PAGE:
“We know that the experience of listening to the radio in the car or while doing dishes can feel very different than when you’re fully plugged in with your headphones on,” she said. “We’re still experimenting with what that means for the radio version of The Daily.”

6 thoughts on “New York Times’ ‘The Daily’ podcast headed to public radio

  1. How, exactly, does handing over your audience to a direct competitor for 30 minutes every day actually benefit public radio stations?

    And with seriously stale content, too. I can’t imagine any self-respecting pubradio news director saying it’s acceptable to broadcast daily news content that’s ten hours old. That’s a newspaper mentality right that and it’s inexcusable for radio.

    Oh wait, Kinsey Wilson was pushing this? Well that explains things: it doesn’t benefit public radio stations at all. Historically Wilson’s sole goal in life is trying to kill off member stations by pushing the national at their expense.

    Jeez, between this and TOTN and Car Talk (among many other examples) this really highlights how badly NPR has fumbled its role in content creation. It’s both inexplicable and inexcusable why either NPR or the member stations continue to allow it.

  2. Brad, you don’t make any sense. Like, at all. I’m not sure you understand the relationships between non-profit stations (member stations) and content distributors like NPR and APM. You sound like you are angry about something else tbh.

    • I understand them quite well, actually, and would be happy to explain further but I don’t know what it is you’re not understanding in my comment. Can you elaborate?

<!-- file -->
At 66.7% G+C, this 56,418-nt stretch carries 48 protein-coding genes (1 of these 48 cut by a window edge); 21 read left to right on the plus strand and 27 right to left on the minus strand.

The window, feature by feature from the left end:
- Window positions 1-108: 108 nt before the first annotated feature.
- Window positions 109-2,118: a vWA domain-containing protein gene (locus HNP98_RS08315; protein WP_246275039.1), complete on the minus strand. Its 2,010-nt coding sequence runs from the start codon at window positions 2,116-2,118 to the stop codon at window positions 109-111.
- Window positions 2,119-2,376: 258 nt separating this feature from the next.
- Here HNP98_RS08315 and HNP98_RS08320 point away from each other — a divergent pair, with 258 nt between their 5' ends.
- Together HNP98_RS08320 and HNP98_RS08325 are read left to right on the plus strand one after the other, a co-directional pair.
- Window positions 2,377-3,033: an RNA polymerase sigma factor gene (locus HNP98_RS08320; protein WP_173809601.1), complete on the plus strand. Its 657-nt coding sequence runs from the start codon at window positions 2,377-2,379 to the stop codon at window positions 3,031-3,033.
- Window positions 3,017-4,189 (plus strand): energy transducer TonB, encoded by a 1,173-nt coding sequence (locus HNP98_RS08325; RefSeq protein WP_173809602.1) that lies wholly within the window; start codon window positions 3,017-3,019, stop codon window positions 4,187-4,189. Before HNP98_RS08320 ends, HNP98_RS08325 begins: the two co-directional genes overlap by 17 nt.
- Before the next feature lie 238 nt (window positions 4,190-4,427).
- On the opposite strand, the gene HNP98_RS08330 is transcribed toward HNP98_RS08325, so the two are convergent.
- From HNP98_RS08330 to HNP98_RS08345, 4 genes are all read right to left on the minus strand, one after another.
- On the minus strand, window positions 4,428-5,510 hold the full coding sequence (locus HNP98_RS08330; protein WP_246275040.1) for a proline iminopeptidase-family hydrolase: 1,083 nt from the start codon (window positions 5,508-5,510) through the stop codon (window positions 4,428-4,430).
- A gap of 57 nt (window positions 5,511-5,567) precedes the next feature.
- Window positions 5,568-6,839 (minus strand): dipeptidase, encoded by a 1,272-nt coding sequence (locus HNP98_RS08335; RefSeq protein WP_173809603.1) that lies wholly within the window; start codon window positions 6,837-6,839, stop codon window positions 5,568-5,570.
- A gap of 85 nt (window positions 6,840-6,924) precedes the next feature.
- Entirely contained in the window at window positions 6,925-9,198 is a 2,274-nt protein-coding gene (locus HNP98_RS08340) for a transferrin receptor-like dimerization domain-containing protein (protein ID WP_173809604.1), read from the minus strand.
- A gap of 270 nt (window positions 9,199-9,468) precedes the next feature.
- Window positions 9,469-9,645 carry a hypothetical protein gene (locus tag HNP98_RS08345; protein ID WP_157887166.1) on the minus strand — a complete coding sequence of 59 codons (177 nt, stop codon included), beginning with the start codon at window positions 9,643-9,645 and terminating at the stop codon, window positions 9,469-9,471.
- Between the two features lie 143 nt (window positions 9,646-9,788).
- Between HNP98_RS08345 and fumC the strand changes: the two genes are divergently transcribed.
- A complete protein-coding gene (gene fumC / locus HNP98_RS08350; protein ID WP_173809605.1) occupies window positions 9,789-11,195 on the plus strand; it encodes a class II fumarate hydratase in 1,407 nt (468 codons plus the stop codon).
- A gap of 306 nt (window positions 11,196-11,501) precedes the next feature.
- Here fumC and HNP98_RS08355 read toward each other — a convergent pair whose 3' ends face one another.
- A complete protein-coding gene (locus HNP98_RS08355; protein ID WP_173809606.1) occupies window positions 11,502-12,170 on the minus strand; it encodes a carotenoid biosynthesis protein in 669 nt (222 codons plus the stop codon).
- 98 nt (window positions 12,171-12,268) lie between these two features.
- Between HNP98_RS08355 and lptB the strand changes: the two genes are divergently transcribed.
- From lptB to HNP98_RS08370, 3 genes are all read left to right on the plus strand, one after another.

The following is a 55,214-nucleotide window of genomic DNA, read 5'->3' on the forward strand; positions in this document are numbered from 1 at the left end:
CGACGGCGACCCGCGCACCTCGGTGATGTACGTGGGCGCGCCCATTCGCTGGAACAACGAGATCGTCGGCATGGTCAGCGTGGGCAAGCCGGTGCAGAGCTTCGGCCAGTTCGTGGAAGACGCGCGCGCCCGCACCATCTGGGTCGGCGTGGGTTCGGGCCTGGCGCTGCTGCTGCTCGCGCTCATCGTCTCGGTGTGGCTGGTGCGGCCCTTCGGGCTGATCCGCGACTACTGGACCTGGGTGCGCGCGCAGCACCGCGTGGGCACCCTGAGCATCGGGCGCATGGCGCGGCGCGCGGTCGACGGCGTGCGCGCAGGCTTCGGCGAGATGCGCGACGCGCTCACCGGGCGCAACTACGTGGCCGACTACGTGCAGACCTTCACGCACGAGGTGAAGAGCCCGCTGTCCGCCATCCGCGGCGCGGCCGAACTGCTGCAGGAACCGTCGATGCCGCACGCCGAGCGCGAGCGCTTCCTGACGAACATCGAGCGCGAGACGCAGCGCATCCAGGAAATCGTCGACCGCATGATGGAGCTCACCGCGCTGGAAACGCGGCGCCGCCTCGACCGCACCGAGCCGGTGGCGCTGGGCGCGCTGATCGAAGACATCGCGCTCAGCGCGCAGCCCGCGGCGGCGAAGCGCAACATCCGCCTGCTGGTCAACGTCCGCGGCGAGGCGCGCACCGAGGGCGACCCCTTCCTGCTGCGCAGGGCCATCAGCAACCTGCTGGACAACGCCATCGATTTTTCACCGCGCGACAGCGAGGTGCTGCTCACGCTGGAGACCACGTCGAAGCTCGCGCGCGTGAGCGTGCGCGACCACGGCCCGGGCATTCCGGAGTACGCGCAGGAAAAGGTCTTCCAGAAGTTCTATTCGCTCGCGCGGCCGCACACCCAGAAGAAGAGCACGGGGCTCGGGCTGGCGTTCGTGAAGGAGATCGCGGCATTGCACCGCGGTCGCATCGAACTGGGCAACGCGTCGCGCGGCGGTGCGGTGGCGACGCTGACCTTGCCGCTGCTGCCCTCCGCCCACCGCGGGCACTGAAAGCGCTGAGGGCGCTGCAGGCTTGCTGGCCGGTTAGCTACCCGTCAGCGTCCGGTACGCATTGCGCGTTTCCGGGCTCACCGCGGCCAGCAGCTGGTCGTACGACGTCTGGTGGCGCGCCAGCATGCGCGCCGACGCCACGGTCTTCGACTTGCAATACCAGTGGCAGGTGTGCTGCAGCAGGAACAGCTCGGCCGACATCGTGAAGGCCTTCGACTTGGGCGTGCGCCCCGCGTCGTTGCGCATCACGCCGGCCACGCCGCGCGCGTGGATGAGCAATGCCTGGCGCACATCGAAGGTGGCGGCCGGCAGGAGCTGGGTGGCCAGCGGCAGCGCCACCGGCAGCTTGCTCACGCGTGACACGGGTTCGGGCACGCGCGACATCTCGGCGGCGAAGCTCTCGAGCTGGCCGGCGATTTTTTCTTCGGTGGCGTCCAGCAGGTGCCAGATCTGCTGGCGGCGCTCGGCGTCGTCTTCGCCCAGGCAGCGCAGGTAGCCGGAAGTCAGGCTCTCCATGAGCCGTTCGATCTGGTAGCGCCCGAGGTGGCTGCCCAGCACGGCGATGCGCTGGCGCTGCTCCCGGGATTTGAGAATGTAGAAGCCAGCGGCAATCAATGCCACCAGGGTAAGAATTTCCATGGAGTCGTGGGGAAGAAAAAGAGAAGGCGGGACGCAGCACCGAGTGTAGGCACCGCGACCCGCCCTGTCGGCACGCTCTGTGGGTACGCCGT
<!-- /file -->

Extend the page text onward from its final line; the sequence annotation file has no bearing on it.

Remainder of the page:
Speaking broadly, stations purchase programming from content providers, including NPR and APM. NPR has largely abandoned the realm of actually providing content; excepting Morning Edition, Weekend Edition, All Things Considered/WATC and (oddly enough) Ask Me Another…almost everything NPR *distributes* is not actually *produced* by NPR. It’s mostly produced by member stations on behalf of NPR: On Point, Here & Now, 1A, Fresh Air, Latino USA, Only a Game, On The Media (if they’re still with NPR…I’m not sure they are), etc etc. The rest are produced by psuedo-competing networks…PRX and APM chief among them…or independent entities.

      One can make an argument for or against the idea that some of the entities are competing with each other. Kinda depends on how you look at it. But unquestionably they’re all (or almost all) produced by PUBLIC RADIO entities. Entities that, even if they compete, are still – in theory – working towards the betterment of the public radio system as a whole. (although not entirely; I’ll come back to this in a minute)

      The Daily, however, is completely different. This is content produced by an entity – the New York Times – that is in direct competition with all of public radio. The success of the Daily is partially detrimental to public radio stations because it’s “stealing” listeners, and perhaps more concretely, it’s “stealing” corporate support dollars that go to the NYT instead of public radio entities.